KITTERY, Maine — “We’ve got dog behavior issues, we’ve got people who don’t pick up their poop bags, and we have people who don’t even use poop bags,” said Kittery Town Council Chairwoman Judy Spiller.
Her remarks came Monday night during a workshop with members of the Parks Commission and Conservation Commission, held with the intention of updating on the “state of dogs” at Fort Foster and Seapoint Beach — an ongoing point of controversy for the town.
Dogs and their owners have previously been called the “NRA of Kittery” at a public meeting, as officials over the years have continued to discuss curbing dog waste and off-leash aggression incidents at the town-owned and managed parks.
Parks Commission Co-Chair Rich DeMarco introduced the commission’s report to the Town Council, which members worked on over the last year. It included the results of a survey taken by more than 150 residents, where results varied from dogs should be leashed at all times, to their prohibition from beaches.
Per the report, dogs are allowed to be off-leash at Seapoint Beach and Fort Foster, as long as they are under control of the owner, but “due to the lack of a clear definition, it is difficult for parties involved in a confrontation to be on the same page and report incidents.”
At Fort Foster, owners must take their dogs’ solid waste with them when leaving the park, and at Seapoint Beach, owners must properly dispose of animal waste either by placing it in a supplied receptacle, or, if one is not supplied, by taking it with them when leaving the beaches.
The issue at hand, though, as described by Police Chief Robert Richter and previously Councilor Charles Denault, is the great deal of ambiguity among the town ordinances addressing dogs — so much so that the “rules” are posted differently in varying places.
“We really just want to tighten everything up so everyone is under the same guise,” Richter said.
The number of dog calls and complaints has “seemed to have diminished between this year and the last two or three years,” said Richter, which he attributed to the presence of a new full-time animal control officer. The officer recently issued two littering summons, as opposed to a violation of town ordinance, to dog walkers leaving feces behind.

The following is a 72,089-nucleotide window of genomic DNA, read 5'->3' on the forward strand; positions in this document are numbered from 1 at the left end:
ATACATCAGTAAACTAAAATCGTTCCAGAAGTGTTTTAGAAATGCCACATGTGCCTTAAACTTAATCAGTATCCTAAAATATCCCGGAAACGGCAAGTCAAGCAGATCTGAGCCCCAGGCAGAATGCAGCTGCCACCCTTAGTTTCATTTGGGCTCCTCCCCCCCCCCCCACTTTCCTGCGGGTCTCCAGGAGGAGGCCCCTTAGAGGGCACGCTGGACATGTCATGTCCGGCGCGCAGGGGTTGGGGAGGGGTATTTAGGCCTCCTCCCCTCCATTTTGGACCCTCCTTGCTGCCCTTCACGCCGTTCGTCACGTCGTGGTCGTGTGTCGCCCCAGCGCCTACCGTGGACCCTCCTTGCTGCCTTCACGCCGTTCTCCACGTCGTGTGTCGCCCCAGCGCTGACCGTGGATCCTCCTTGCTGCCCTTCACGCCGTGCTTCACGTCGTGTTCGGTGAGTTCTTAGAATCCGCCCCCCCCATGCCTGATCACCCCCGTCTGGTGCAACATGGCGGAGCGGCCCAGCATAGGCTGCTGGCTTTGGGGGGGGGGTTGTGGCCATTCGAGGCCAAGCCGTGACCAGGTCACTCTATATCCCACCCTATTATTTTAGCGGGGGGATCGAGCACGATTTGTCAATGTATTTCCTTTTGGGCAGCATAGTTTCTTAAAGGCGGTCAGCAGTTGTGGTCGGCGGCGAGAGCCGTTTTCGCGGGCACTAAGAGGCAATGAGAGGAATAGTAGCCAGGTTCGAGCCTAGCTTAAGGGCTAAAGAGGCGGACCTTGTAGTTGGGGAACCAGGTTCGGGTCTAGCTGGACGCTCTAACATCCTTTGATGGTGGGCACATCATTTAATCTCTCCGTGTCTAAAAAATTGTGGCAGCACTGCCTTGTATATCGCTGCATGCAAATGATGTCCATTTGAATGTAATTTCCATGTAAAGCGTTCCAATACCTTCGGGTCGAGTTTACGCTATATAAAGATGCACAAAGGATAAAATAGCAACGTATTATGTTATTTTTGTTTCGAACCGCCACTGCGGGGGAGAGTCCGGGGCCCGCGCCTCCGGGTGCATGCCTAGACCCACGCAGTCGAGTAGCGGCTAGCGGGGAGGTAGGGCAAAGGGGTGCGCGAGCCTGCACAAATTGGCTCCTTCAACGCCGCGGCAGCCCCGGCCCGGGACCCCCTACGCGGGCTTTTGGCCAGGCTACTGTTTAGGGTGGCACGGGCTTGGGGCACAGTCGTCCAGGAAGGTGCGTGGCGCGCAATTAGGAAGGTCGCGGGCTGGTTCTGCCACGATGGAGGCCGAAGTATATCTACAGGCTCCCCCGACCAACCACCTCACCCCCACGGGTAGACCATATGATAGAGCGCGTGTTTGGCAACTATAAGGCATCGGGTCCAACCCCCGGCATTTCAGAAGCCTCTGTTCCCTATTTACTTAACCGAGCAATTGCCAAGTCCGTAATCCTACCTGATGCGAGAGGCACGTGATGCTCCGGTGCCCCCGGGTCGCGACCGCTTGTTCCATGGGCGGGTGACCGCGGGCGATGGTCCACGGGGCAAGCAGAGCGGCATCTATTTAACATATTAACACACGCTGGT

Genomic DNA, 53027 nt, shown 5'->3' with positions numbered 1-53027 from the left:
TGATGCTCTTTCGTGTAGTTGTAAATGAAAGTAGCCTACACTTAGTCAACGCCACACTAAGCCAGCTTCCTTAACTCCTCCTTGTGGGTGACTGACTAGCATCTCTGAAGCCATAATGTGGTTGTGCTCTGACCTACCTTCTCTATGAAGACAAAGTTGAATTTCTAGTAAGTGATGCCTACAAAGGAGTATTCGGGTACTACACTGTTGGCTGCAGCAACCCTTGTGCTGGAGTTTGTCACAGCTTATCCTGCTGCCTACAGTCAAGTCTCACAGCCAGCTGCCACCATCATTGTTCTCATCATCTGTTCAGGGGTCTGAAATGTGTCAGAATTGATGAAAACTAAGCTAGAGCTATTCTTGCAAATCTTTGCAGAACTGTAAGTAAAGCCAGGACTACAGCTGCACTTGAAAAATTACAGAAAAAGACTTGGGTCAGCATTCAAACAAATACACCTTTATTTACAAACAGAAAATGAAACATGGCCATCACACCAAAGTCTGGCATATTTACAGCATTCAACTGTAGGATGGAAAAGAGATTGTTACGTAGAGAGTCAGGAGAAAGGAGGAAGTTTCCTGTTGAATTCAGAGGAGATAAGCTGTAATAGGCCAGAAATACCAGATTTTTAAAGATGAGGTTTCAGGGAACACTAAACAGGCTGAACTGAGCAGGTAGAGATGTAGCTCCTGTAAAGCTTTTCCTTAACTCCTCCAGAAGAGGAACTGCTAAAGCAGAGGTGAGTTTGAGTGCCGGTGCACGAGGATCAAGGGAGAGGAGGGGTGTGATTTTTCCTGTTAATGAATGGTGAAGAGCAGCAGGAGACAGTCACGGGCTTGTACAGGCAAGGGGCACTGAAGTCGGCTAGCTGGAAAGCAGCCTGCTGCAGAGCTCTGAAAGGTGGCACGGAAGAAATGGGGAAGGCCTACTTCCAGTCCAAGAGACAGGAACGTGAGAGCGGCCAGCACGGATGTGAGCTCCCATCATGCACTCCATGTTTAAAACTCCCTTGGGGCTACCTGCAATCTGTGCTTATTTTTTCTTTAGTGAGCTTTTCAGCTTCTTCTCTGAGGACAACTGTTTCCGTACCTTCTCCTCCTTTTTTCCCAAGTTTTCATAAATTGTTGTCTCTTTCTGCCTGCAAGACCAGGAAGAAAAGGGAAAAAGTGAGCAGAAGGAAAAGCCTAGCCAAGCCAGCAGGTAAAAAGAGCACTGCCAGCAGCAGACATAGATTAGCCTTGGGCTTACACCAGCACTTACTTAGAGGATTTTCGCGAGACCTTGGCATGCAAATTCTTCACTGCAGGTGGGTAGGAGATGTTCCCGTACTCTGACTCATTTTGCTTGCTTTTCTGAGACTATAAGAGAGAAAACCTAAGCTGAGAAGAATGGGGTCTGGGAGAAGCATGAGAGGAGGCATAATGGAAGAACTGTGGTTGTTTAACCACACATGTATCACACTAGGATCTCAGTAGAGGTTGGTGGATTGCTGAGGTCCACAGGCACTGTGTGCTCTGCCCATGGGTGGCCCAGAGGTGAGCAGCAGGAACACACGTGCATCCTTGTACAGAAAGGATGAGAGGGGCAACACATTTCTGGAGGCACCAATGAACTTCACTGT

The reason, Richter pointed to, is York County District Court “wants nothing to do with town ordinance violations,” so the town must explore a way for such violations to be dealt with locally, rather than going through a district court judge.
“A lot of the ordinances here in Kittery have a range of fines associated with them, so (then) it has to go through a judge to determine what the fine is going to be,” Richter said. “If we can make it a set amount … we’ll be able to issue an ordinance violation where the payment will come directly to the town of Kittery.”
Richter noted the animal control officer has been giving verbal warnings “every week” for improper waste disposal or dog walkers whose animals he feels are not under their control. There have also been two alleged dog bite incidents, but they were reported second-hand, Richter said.
“When (the ACO) started ticketing, that just whipped through social media,” said Parks Commission member David Wrocklage, noting just the presence of the ACO may deter some dog walkers from violating town ordinance.
Spiller told Richter the ordinance exploration “seems like a good avenue for you to pursue.”
“We’d have more control of it and we can act more quickly,” she said. “We can slap people’s hands more quickly.”
Town Manager Kendra Amaral said the police chief and animal control officer will soon edit all town ordinances that cover dogs to make them “clearer and more enforceable” with “effective language choices,” building upon a draft dog ordinance that Denault brought forth to the council earlier this year.
Councilor Jeffrey Thomson maintained his opinion that dogs should not be allowed at Fort Foster during park hours, and if the town does allow their presence, there should be a fee — to help pay the animal control officer’s salary and clean the park. The Town Council has previously considered charging for dog entry.
“Fort Foster and Seapoint and Rogers Park and so forth are human recreation areas, they are not dog parks,” Thomson said. “If you go anywhere else in the Seacoast, no dogs, no dogs, no dogs. My position still remains for Fort Foster, at least, because of the revenue situation, no dogs when the park is open, period.”
Thomson said he and his wife have not been to Fort Foster in five years because his wife “was charged by a very large dog who allegedly was under voice control.”
Lastly, Thomson offered an opinion which he recognized would be unpopular. “If you don’t have a home with a piece of property large enough for your dog to run around on your property, and to squat and do his business on your property, then you shouldn’t have a dog.”
The town’s Department of Public Works spends approximately $2,000 per year on dog waste bags, which are offered at town park sites, according to DPW Commissioner Dave Rich.
Denault said he would like to see the council move quickly on the ordinance changes to ensure enactment before Fort Foster season begins in May. He added that the process has moved at a “snail pace.”
“Some common sense change to the ordinance is an excellent idea,” said Councilor Ken Lemont. “It’s time we acted on it.”